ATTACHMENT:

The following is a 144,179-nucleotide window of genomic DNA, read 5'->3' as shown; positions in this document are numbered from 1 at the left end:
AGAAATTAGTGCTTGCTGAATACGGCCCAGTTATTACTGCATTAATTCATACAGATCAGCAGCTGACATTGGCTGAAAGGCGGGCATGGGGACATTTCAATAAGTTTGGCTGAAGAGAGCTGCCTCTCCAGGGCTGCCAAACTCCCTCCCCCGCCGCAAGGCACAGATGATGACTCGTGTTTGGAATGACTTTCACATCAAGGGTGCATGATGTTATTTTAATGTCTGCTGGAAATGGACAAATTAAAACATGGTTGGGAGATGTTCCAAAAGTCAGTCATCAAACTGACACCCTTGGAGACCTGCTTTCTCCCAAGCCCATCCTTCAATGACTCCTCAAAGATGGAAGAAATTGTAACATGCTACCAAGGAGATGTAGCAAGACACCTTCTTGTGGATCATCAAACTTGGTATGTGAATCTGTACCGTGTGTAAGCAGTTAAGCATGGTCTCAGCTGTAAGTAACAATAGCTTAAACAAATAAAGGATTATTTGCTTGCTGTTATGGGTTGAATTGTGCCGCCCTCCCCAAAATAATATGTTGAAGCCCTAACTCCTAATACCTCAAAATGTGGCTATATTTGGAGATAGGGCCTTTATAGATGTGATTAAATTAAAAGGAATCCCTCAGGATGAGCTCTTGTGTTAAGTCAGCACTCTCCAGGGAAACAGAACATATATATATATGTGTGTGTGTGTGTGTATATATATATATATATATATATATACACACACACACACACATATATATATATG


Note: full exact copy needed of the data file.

The following is a 144,179-nucleotide window of genomic DNA, read 5'->3' as shown; positions in this document are numbered from 1 at the left end:
AGAAATTAGTGCTTGCTGAATACGGCCCAGTTATTACTGCATTAATTCATACAGATCAGCAGCTGACATTGGCTGAAAGGCGGGCATGGGGACATTTCAATAAGTTTGGCTGAAGAGAGCTGCCTCTCCAGGGCTGCCAAACTCCCTCCCCCGCCGCAAGGCACAGATGATGACTCGTGTTTGGAATGACTTTCACATCAAGGGTGCATGATGTTATTTTAATGTCTGCTGGAAATGGACAAATTAAAACATGGTTGGGAGATGTTCCAAAAGTCAGTCATCAAACTGACACCCTTGGAGACCTGCTTTCTCCCAAGCCCATCCTTCAATGACTCCTCAAAGATGGAAGAAATTGTAACATGCTACCAAGGAGATGTAGCAAGACACCTTCTTGTGGATCATCAAACTTGGTATGTGAATCTGTACCGTGTGTAAGCAGTTAAGCATGGTCTCAGCTGTAAGTAACAATAGCTTAAACAAATAAAGGATTATTTGCTTGCTGTTATGGGTTGAATTGTGCCGCCCTCCCCAAAATAATATGTTGAAGCCCTAACTCCTAATACCTCAAAATGTGGCTATATTTGGAGATAGGGCCTTTATAGATGTGATTAAATTAAAAGGAATCCCTCAGGATGAGCTCTTGTGTTAAGTCAGCACTCTCCAGGGAAACAGAACATATATATATATGTGTGTGTGTGTGTGTATATATATATATATATATATATATACACACACACACACACATATATATATATG